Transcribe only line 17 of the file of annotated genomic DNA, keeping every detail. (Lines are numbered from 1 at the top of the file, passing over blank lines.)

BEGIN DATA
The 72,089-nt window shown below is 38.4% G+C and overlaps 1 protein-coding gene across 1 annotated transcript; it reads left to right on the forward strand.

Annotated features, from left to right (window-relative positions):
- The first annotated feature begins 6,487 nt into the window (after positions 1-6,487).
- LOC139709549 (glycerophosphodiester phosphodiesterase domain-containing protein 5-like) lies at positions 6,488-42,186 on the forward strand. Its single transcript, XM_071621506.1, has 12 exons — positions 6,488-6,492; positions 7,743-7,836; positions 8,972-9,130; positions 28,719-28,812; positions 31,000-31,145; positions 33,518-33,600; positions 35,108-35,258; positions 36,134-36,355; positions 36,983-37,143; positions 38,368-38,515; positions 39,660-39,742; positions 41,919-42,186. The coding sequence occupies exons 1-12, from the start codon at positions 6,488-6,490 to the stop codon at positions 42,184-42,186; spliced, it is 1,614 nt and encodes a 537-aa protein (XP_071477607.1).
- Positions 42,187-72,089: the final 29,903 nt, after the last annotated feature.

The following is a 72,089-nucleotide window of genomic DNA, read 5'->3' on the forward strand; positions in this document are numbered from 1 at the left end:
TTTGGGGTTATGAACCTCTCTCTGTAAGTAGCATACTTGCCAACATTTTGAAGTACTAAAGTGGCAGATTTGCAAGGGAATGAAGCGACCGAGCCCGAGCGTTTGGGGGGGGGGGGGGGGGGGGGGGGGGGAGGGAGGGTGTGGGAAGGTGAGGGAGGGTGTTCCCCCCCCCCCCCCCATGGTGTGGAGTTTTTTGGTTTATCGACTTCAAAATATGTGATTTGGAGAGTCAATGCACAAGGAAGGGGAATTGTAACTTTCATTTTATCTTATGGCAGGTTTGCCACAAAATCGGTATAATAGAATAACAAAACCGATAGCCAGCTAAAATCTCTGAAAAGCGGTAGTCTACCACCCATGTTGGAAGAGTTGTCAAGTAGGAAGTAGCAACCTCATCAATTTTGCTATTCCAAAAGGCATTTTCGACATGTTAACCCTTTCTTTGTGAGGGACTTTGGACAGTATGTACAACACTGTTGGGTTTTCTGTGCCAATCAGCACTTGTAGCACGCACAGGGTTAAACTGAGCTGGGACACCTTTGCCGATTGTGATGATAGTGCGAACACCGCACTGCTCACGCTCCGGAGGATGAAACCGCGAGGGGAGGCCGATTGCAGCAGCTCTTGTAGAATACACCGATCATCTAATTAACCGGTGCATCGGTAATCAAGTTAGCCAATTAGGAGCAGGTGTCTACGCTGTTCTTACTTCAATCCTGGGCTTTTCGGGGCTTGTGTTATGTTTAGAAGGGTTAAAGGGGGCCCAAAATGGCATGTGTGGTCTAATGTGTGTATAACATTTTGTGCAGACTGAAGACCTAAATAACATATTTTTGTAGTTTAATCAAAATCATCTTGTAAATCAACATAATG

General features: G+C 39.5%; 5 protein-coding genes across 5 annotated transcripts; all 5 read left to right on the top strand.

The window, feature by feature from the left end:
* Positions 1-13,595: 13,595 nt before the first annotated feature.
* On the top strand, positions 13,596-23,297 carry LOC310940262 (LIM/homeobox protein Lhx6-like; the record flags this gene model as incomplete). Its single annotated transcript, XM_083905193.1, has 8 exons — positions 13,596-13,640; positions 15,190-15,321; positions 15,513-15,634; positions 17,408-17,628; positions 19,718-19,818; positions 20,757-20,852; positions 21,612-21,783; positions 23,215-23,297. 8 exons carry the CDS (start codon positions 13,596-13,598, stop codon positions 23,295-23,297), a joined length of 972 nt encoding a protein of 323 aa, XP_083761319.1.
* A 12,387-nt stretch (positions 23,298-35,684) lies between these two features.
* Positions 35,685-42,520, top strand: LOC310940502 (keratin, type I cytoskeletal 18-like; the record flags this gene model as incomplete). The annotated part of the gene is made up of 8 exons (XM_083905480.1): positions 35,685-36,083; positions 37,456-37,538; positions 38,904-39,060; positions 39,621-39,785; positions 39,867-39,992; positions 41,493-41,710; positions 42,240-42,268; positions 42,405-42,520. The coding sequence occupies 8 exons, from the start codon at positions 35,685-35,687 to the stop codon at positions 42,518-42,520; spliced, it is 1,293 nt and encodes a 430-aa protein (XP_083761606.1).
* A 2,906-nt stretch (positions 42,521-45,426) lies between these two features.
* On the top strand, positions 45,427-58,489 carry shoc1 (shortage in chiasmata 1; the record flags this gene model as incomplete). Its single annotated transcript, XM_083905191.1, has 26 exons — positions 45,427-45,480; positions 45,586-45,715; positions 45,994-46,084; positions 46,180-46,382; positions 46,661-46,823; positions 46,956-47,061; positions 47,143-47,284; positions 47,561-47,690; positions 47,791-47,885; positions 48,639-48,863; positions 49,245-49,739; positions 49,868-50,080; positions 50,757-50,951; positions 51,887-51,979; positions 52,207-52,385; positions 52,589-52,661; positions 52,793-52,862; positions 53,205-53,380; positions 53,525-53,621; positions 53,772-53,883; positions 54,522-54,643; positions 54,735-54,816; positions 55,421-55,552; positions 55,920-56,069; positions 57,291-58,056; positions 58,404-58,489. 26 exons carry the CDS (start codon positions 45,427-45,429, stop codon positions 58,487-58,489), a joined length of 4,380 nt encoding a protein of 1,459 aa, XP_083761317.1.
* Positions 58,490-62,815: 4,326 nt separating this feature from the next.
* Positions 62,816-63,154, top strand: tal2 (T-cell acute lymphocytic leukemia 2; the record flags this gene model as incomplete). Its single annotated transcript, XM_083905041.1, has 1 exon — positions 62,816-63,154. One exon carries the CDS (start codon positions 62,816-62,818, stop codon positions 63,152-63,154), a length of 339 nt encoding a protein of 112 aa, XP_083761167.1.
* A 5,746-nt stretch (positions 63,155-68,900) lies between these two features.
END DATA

* Positions 62,816-63,154, top strand: tal2 (T-cell acute lymphocytic leukemia 2; the record flags this gene model as incomplete). Its single annotated transcript, XM_083905041.1, has 1 exon — positions 62,816-63,154. One exon carries the CDS (start codon positions 62,816-62,818, stop codon positions 63,152-63,154), a length of 339 nt encoding a protein of 112 aa, XP_083761167.1.